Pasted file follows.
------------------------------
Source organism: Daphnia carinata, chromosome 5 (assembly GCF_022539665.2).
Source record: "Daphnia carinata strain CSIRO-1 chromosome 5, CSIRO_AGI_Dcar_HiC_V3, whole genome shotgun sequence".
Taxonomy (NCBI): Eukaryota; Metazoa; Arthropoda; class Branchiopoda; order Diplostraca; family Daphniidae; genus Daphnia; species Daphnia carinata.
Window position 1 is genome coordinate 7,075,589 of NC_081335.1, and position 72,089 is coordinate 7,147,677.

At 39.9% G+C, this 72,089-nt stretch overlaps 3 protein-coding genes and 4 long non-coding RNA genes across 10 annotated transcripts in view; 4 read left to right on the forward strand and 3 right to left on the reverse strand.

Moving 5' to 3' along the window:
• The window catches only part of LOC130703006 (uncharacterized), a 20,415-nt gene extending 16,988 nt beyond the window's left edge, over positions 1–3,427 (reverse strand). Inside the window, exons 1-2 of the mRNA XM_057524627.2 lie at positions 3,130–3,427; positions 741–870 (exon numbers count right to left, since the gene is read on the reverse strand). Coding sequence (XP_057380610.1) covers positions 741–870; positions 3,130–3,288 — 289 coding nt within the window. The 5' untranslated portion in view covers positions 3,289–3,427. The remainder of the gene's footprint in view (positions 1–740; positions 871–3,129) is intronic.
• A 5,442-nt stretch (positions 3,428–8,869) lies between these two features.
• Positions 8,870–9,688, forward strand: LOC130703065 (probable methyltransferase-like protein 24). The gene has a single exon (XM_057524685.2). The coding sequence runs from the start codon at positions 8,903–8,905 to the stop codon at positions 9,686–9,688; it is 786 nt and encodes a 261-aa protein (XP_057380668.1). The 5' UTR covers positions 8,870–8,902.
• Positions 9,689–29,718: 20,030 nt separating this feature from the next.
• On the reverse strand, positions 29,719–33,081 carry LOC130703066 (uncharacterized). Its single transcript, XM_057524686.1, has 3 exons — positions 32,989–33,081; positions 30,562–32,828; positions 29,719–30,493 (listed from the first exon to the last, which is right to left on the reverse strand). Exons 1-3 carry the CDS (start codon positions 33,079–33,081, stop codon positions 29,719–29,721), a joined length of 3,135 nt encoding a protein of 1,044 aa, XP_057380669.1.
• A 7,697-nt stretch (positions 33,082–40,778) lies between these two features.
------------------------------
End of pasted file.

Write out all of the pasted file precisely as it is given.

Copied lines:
Source organism: Daphnia carinata, chromosome 5 (assembly GCF_022539665.2).
Source record: "Daphnia carinata strain CSIRO-1 chromosome 5, CSIRO_AGI_Dcar_HiC_V3, whole genome shotgun sequence".
Taxonomy (NCBI): Eukaryota; Metazoa; Arthropoda; class Branchiopoda; order Diplostraca; family Daphniidae; genus Daphnia; species Daphnia carinata.
Window position 1 is genome coordinate 7,075,589 of NC_081335.1, and position 72,089 is coordinate 7,147,677.

At 39.9% G+C, this 72,089-nt stretch overlaps 3 protein-coding genes and 4 long non-coding RNA genes across 10 annotated transcripts in view; 4 read left to right on the forward strand and 3 right to left on the reverse strand.

Moving 5' to 3' along the window:
• The window catches only part of LOC130703006 (uncharacterized), a 20,415-nt gene extending 16,988 nt beyond the window's left edge, over positions 1–3,427 (reverse strand). Inside the window, exons 1-2 of the mRNA XM_057524627.2 lie at positions 3,130–3,427; positions 741–870 (exon numbers count right to left, since the gene is read on the reverse strand). Coding sequence (XP_057380610.1) covers positions 741–870; positions 3,130–3,288 — 289 coding nt within the window. The 5' untranslated portion in view covers positions 3,289–3,427. The remainder of the gene's footprint in view (positions 1–740; positions 871–3,129) is intronic.
• A 5,442-nt stretch (positions 3,428–8,869) lies between these two features.
• Positions 8,870–9,688, forward strand: LOC130703065 (probable methyltransferase-like protein 24). The gene has a single exon (XM_057524685.2). The coding sequence runs from the start codon at positions 8,903–8,905 to the stop codon at positions 9,686–9,688; it is 786 nt and encodes a 261-aa protein (XP_057380668.1). The 5' UTR covers positions 8,870–8,902.
• Positions 9,689–29,718: 20,030 nt separating this feature from the next.
• On the reverse strand, positions 29,719–33,081 carry LOC130703066 (uncharacterized). Its single transcript, XM_057524686.1, has 3 exons — positions 32,989–33,081; positions 30,562–32,828; positions 29,719–30,493 (listed from the first exon to the last, which is right to left on the reverse strand). Exons 1-3 carry the CDS (start codon positions 33,079–33,081, stop codon positions 29,719–29,721), a joined length of 3,135 nt encoding a protein of 1,044 aa, XP_057380669.1.
• A 7,697-nt stretch (positions 33,082–40,778) lies between these two features.